Talking to myself... --SqrtNegInf (talk) 18:34, 12 April 2018 (UTC)
- 1 RC-run
- 2 Hofstadter-Conway $10,000 sequence / Perl 6
- 3 Thanks
- 4 File IO
- 5 Thanks for the advice
- 6 Thanks for fixing my missing tag
- 7 Thanks - RE: Problems with 'Addition chains' task
- 8 Range consolidation
- 9 Chemical Calculator
- 10 RE: Perl 6 treatment of '\r\n'
- 11 Review
- 12 Amusingly alliterative annotations as adding alternate answers
- 13 RE: Circular primes
- 14 About the dividing rectangle task
- 15 Zumkeller twiddles
Hey, when you get a chance, could you give the latest version of RC-run (April 24) a try? It is especially useful with the -d & -b flags set IMO. If you have any observations or suggestions, I'd be interested. --Thundergnat (talk) 00:49, 25 April 2018 (UTC)
- I tried to exercise all relevant combinations of command-line options, and everything is working as advertised. The one problem I found was when I ran multiple tasks from a file, after 'Bitmap_B_zier_curves_Cubic', all subsequent tasks ended up rooted below the first, e.g. 'rc/perl6/Bitmap_B_zier_curves_Cubic/rc/perl6/Card_shuffles/'; for some reason the 'chdir $current' didn't work. One suggestion: If the value of '$view' could be set via the command-line, users on other platforms could more easily view graphical results. --SqrtNegInf (talk) 12:58, 25 April 2018 (UTC)
- Update: The two items mentioned above were related... When the 'view' command failed in the 'run-it' sub, it exited early, 'chdir' didn't happen. When I set $view as something innocuous, /usr/bin/file, then things were fine. --SqrtNegInf (talk) 18:54, 25 April 2018 (UTC)
Hofstadter-Conway $10,000 sequence / Perl 6
Removed the 'fast' (and less elegant) alternative version as it no longer has any performance advantage with the current release of Rakudo. At the time of the initial 6.c release (2015.12) there was a nearly 5-fold difference in run times.
Thanks for finding and fixing the Perl 6 file IO errors, my time is pretty limited for the near future. I have to say though, I feel a little less clueless about making that error / assumption when I see who added the entry for Last_letter_first_letter. --Thundergnat (talk) 14:44, 20 November 2018 (UTC)
Thanks for the advice
>> When you add/edit a task, put a short summary of what you've done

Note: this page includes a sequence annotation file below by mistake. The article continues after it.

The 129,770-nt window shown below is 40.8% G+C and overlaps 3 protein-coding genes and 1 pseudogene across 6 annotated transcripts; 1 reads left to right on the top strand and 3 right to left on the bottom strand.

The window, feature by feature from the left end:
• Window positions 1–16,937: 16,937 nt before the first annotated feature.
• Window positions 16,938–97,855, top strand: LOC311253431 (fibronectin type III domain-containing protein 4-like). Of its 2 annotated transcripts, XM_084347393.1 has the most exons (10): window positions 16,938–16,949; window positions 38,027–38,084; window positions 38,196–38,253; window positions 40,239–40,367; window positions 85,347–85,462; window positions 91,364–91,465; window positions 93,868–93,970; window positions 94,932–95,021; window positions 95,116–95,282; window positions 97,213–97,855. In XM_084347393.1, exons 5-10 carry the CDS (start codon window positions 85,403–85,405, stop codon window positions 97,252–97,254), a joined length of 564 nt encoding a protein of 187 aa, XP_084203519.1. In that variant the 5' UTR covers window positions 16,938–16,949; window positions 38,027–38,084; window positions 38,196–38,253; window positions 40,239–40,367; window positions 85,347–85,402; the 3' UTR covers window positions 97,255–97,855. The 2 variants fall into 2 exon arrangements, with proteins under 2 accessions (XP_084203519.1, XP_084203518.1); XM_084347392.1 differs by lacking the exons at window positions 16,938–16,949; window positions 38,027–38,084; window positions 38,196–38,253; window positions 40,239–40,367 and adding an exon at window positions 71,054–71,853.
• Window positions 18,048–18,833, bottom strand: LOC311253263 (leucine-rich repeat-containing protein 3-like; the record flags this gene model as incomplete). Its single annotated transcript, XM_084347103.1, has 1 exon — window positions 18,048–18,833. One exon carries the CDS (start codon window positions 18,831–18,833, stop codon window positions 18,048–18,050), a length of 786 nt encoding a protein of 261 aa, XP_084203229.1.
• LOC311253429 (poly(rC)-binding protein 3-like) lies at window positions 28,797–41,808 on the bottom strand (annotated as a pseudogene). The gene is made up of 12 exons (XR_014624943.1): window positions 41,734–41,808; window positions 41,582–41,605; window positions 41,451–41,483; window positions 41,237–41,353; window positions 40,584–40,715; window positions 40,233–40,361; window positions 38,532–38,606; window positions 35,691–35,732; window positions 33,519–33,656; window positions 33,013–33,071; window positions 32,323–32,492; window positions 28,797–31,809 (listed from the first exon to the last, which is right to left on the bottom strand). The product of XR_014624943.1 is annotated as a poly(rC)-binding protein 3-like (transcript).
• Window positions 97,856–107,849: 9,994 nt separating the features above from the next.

Thanks for fixing my missing tag
Arrg. Didn't notice the missing closing div tag in Count Examples. It looked fine in preview, I got called away just as I submitted and didn't double check. Thanks. --Thundergnat (talk) 02:19, 22 January 2019 (UTC)
Thanks - RE: Problems with 'Addition chains' task
>> Can you double-check that the 'Addition chains' task
Oh thank you very much for pointing it out. I don't why that two less than/greater than equal signs got change to bare equals during copy and paste. Anyway thanks again. --Hkdtam (talk) 16:37, 4 February 2019 (UTC)
Doh. Good catch on the Range consolidation task. I cut out a bunch of logic dealing with excluded boundaries and completely missed the the enclosed range case. To be fair, there weren't any test cases that exercised that or I probably would have noticed. Thanks. --Thundergnat (talk) 23:30, 5 February 2019 (UTC)
- Actually, there is: [-6, -1], [-4, -5], otherwise I doubt I would have found the problem. I don't know if Paddy3118 was clever or lucky in using that pairing. Your output as shown was correct, so I figured an earlier version worked, but the urge to stream-line the code caught up with you...
- Whow 1: I've never seen a so clever way of using regexp and a grammar. Must be a combination of a very good language and a very good programmer.
- Whow 2: Of course, the atomic table only needs six entries. You were the first one to realize that.
I could use many words to state why minimalism is superior. But, I wont.
- I had a leg up on most since this task intersects with my $day_job (I modified that code from something I've been using for years). But I do agree that Perl regex are pretty handy. Check out the addition to the task I just made, even more regex... --SqrtNegInf (talk) 11:55, 21 March 2019 (UTC)
RE: Perl 6 treatment of '\r\n'